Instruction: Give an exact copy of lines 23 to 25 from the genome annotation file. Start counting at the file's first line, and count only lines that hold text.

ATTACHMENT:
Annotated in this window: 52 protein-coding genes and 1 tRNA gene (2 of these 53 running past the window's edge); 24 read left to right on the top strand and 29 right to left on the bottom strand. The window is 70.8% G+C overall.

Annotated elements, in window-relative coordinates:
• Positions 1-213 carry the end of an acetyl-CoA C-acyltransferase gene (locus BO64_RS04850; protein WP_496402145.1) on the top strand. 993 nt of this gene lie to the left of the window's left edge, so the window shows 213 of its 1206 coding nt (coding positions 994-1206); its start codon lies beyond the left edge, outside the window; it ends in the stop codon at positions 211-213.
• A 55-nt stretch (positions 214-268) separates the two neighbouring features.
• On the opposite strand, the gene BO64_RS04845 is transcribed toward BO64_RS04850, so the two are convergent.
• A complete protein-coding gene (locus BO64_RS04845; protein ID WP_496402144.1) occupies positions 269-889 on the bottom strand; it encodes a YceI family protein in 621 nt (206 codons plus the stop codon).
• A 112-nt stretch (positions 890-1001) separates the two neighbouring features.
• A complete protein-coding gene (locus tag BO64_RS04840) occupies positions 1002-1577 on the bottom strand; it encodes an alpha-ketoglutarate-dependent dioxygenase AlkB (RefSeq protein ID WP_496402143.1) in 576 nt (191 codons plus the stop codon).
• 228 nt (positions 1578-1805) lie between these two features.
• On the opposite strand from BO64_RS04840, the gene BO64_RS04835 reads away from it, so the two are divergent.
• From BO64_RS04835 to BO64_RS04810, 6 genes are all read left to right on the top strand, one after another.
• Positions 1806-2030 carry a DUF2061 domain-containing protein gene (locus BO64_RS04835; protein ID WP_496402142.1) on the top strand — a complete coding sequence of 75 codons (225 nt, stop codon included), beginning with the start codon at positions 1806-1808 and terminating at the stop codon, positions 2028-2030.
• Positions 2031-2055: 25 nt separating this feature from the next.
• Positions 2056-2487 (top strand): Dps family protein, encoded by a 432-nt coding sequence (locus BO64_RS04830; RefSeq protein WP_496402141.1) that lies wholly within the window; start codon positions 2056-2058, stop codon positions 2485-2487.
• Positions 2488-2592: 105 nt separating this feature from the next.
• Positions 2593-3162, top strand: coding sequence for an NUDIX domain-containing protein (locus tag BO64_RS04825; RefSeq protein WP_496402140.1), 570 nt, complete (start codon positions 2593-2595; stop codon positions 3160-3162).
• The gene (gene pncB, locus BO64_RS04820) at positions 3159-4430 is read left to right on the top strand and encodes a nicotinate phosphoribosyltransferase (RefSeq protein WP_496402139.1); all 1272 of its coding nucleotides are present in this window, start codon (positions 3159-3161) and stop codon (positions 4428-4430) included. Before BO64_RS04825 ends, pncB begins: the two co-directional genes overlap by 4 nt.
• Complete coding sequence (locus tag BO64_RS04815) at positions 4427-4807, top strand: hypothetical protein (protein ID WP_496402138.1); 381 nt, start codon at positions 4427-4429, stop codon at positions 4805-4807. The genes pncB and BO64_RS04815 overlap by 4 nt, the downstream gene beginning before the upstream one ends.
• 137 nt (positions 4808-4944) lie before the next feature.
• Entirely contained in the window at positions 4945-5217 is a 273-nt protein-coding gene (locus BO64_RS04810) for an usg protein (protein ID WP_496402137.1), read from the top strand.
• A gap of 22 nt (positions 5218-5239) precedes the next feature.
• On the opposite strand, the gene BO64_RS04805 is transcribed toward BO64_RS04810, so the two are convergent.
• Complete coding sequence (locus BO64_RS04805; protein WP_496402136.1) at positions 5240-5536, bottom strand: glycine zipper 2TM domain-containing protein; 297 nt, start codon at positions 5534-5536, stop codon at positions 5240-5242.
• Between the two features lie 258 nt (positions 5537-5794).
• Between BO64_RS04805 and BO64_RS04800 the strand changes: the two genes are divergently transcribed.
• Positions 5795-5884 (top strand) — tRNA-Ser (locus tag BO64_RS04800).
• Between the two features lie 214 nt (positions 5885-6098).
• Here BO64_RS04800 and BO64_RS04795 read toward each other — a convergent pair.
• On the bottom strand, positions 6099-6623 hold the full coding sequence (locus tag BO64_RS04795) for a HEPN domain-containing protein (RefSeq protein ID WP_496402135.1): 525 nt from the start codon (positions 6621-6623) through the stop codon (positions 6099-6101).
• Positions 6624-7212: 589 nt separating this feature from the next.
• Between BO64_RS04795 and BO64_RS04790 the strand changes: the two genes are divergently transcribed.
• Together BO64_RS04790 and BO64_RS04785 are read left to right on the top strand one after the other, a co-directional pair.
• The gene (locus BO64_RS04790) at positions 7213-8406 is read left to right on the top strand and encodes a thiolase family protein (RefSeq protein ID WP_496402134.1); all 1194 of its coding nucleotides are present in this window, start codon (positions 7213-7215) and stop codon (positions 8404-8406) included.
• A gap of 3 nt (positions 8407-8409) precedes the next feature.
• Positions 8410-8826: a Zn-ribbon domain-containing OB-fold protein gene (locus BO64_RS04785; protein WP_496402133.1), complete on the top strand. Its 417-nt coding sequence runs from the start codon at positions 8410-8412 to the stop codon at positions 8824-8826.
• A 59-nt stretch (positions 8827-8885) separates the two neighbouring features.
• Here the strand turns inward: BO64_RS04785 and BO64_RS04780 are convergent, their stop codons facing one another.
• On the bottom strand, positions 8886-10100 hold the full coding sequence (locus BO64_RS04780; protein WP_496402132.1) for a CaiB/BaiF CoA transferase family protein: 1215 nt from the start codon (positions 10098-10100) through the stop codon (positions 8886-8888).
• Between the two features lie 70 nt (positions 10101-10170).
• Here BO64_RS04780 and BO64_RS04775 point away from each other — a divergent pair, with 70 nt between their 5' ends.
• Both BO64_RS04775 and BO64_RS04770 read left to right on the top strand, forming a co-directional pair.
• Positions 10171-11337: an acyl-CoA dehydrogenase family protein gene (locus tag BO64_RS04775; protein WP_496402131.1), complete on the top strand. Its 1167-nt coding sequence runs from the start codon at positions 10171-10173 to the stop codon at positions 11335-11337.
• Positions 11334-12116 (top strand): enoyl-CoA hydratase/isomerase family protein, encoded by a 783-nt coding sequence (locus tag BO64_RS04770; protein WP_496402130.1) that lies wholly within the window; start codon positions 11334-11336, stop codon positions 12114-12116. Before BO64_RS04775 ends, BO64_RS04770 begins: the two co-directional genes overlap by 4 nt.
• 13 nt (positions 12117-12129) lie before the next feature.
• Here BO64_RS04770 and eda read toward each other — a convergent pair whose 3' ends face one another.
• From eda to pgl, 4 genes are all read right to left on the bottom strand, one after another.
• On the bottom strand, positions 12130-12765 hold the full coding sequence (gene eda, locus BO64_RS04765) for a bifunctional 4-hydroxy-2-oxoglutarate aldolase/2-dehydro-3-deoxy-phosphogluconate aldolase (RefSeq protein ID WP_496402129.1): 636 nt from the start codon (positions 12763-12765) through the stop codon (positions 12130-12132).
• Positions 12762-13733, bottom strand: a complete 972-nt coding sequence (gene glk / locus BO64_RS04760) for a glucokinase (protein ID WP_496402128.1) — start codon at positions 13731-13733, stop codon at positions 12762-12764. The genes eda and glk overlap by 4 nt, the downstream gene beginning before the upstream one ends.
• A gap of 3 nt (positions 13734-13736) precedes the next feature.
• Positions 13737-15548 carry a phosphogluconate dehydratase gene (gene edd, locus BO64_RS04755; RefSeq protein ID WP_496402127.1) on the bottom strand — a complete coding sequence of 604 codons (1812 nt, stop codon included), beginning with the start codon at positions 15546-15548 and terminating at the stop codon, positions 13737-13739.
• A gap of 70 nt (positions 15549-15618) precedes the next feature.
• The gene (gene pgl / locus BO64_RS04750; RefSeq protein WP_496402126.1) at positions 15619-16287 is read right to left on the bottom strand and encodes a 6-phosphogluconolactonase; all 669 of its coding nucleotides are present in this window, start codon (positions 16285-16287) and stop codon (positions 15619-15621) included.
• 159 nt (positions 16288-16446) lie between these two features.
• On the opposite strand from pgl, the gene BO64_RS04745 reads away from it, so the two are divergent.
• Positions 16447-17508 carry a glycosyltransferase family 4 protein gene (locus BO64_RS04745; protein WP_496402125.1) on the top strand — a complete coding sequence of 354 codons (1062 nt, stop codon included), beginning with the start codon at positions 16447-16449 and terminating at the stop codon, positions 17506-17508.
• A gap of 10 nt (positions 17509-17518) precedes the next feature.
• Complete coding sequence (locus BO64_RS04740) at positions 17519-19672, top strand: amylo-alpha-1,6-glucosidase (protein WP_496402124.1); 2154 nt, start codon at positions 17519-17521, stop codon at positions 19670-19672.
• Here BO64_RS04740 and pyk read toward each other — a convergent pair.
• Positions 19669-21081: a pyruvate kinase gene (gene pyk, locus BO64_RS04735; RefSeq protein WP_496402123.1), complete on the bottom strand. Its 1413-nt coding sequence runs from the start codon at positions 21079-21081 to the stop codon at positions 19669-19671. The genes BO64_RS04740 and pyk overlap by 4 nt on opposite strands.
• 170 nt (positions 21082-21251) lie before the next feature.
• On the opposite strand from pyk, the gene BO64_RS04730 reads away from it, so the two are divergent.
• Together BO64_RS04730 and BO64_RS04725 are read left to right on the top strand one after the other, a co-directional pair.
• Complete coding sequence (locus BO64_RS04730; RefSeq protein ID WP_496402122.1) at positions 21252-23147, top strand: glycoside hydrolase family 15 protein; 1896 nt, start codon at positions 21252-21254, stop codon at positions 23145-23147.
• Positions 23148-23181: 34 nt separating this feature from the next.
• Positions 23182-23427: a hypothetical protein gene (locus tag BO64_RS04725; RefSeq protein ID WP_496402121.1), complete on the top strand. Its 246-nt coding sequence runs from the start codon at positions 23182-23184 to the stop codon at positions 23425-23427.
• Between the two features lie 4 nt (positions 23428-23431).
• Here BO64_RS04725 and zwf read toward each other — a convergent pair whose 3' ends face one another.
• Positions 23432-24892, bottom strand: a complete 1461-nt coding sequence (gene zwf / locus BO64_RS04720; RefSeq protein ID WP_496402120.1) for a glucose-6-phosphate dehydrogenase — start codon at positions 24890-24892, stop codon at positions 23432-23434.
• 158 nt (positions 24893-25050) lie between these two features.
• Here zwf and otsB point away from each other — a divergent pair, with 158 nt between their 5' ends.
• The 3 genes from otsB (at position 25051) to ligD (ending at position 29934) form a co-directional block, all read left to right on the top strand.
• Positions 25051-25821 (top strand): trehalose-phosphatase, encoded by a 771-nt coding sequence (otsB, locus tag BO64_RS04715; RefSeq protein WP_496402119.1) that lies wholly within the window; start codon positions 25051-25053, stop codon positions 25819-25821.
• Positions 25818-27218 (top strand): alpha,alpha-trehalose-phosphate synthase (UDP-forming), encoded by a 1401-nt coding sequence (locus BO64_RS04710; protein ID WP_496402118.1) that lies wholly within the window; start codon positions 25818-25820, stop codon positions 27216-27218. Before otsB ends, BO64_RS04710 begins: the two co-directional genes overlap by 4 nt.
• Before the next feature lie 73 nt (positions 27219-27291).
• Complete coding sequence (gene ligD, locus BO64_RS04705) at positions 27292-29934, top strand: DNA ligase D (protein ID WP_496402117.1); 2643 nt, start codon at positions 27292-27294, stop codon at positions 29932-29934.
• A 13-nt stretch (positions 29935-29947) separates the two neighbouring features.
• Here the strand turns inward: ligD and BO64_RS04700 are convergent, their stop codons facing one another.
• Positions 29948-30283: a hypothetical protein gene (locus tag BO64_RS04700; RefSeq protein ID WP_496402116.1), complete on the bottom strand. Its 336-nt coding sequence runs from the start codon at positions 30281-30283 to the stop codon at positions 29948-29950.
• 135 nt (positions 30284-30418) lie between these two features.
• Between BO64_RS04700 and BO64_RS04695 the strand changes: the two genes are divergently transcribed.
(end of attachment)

• Complete coding sequence (locus BO64_RS04805; protein WP_496402136.1) at positions 5240-5536, bottom strand: glycine zipper 2TM domain-containing protein; 297 nt, start codon at positions 5534-5536, stop codon at positions 5240-5242.
• Between the two features lie 258 nt (positions 5537-5794).
• Between BO64_RS04805 and BO64_RS04800 the strand changes: the two genes are divergently transcribed.